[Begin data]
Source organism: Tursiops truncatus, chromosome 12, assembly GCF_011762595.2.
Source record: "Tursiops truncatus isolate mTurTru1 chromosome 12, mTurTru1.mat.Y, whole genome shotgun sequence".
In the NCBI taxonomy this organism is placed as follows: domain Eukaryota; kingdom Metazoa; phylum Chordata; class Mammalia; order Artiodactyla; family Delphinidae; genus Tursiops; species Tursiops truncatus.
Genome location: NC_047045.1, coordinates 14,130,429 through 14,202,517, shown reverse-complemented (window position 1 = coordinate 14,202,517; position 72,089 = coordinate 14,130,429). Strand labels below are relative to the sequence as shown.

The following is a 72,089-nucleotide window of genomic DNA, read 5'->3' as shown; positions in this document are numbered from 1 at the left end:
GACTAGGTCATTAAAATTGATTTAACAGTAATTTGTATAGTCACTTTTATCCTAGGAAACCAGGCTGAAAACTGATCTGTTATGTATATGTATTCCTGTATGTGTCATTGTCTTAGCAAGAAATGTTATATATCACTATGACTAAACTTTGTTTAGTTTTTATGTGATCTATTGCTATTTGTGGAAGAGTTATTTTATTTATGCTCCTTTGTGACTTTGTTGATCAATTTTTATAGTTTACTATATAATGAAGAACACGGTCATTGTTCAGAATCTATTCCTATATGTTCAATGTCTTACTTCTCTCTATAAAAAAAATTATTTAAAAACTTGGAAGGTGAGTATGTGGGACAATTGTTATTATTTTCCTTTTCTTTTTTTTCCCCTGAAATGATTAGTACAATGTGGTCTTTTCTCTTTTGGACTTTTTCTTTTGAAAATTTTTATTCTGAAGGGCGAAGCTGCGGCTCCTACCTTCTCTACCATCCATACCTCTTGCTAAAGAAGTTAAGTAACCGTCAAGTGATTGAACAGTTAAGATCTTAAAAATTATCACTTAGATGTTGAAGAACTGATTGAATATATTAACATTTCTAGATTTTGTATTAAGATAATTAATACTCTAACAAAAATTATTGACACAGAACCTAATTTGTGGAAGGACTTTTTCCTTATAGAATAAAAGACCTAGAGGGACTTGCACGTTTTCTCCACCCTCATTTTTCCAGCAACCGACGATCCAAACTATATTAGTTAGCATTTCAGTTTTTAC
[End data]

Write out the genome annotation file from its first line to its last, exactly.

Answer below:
Source organism: Tursiops truncatus, chromosome 12, assembly GCF_011762595.2.
Source record: "Tursiops truncatus isolate mTurTru1 chromosome 12, mTurTru1.mat.Y, whole genome shotgun sequence".
In the NCBI taxonomy this organism is placed as follows: domain Eukaryota; kingdom Metazoa; phylum Chordata; class Mammalia; order Artiodactyla; family Delphinidae; genus Tursiops; species Tursiops truncatus.
Genome location: NC_047045.1, coordinates 14,130,429 through 14,202,517, shown reverse-complemented (window position 1 = coordinate 14,202,517; position 72,089 = coordinate 14,130,429). Strand labels below are relative to the sequence as shown.

The following is a 72,089-nucleotide window of genomic DNA, read 5'->3' as shown; positions in this document are numbered from 1 at the left end:
GACTAGGTCATTAAAATTGATTTAACAGTAATTTGTATAGTCACTTTTATCCTAGGAAACCAGGCTGAAAACTGATCTGTTATGTATATGTATTCCTGTATGTGTCATTGTCTTAGCAAGAAATGTTATATATCACTATGACTAAACTTTGTTTAGTTTTTATGTGATCTATTGCTATTTGTGGAAGAGTTATTTTATTTATGCTCCTTTGTGACTTTGTTGATCAATTTTTATAGTTTACTATATAATGAAGAACACGGTCATTGTTCAGAATCTATTCCTATATGTTCAATGTCTTACTTCTCTCTATAAAAAAAATTATTTAAAAACTTGGAAGGTGAGTATGTGGGACAATTGTTATTATTTTCCTTTTCTTTTTTTTCCCCTGAAATGATTAGTACAATGTGGTCTTTTCTCTTTTGGACTTTTTCTTTTGAAAATTTTTATTCTGAAGGGCGAAGCTGCGGCTCCTACCTTCTCTACCATCCATACCTCTTGCTAAAGAAGTTAAGTAACCGTCAAGTGATTGAACAGTTAAGATCTTAAAAATTATCACTTAGATGTTGAAGAACTGATTGAATATATTAACATTTCTAGATTTTGTATTAAGATAATTAATACTCTAACAAAAATTATTGACACAGAACCTAATTTGTGGAAGGACTTTTTCCTTATAGAATAAAAGACCTAGAGGGACTTGCACGTTTTCTCCACCCTCATTTTTCCAGCAACCGACGATCCAAACTATATTAGTTAGCATTTCAGTTTTTAC